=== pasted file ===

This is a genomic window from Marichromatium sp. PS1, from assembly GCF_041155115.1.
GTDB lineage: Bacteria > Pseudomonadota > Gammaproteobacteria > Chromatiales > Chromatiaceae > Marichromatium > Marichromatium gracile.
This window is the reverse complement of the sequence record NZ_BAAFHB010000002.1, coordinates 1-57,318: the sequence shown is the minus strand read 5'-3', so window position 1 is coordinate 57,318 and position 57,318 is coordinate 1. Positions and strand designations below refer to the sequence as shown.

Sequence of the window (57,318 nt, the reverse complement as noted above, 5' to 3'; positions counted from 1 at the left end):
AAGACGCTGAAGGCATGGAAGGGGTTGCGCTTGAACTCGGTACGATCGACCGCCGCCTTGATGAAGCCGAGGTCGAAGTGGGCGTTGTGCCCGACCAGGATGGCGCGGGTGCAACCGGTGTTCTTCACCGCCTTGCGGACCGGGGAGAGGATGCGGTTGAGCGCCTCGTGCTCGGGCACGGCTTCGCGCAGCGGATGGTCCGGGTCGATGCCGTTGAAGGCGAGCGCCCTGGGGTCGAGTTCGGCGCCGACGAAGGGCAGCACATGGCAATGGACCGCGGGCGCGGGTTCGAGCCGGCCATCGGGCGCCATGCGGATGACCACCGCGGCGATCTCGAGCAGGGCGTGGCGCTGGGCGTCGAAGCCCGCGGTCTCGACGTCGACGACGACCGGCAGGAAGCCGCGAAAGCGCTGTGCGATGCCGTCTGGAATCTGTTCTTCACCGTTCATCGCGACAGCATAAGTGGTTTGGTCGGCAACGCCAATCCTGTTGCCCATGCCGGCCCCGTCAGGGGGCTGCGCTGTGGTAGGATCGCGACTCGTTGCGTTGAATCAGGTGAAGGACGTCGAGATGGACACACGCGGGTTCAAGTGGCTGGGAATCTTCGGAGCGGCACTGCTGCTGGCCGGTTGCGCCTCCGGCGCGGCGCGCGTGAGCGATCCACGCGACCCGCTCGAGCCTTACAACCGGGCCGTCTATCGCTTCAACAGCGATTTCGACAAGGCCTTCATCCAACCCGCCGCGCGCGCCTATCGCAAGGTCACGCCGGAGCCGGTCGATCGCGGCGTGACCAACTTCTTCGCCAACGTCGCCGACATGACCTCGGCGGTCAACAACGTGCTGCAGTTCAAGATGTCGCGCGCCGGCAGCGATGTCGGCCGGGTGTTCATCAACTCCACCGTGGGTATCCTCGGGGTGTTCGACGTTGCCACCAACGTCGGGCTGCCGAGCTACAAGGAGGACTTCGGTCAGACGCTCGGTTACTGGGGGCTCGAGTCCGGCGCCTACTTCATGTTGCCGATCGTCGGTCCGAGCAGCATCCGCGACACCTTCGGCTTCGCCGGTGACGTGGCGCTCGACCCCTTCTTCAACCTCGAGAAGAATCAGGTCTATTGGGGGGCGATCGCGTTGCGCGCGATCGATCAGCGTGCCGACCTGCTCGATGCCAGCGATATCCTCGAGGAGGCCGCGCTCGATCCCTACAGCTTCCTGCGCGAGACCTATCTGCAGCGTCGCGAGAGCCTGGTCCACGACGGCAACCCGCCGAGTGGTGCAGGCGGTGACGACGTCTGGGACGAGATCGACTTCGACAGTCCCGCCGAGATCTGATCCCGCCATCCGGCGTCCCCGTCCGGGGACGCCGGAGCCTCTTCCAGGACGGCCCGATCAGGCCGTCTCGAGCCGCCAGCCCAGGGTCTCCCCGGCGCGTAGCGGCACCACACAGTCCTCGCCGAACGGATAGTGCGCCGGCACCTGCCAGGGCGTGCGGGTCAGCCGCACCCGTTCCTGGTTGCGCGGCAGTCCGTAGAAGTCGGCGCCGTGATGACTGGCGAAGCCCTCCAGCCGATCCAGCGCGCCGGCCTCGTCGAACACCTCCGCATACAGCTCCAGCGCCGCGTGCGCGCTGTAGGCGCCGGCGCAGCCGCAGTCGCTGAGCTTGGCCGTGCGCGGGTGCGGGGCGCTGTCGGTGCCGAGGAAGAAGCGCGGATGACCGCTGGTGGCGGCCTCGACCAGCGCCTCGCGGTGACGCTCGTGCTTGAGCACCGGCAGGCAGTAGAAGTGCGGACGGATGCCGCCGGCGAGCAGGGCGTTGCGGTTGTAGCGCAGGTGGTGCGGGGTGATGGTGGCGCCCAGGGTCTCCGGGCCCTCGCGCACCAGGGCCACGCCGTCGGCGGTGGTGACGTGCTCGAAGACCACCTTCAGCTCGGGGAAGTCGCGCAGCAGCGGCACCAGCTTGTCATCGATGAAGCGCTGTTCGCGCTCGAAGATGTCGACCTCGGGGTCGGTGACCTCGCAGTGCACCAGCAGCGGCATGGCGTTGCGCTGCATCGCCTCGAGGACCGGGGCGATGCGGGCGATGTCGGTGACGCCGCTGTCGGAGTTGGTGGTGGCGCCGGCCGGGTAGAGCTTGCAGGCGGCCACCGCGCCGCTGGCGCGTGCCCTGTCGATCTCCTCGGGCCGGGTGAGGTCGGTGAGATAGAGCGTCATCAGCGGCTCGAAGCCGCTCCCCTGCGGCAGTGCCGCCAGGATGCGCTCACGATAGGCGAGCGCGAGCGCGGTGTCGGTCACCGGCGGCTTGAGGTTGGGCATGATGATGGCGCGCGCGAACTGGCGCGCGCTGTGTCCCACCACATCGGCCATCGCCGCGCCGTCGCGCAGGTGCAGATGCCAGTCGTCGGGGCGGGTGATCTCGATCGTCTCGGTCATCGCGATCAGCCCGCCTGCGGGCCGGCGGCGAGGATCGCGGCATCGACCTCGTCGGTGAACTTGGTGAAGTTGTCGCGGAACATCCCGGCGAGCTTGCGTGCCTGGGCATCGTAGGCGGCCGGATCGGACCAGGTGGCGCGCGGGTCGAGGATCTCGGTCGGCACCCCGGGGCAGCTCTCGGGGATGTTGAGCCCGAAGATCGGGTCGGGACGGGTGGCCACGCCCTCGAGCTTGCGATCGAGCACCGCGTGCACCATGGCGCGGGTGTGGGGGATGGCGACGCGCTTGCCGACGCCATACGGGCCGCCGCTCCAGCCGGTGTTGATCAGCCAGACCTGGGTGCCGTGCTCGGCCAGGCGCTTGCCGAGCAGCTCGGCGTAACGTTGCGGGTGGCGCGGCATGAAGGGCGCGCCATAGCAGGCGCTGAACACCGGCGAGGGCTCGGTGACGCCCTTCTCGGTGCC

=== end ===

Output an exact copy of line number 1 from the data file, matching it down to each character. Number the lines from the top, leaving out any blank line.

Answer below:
This is a genomic window from Marichromatium sp. PS1, from assembly GCF_041155115.1.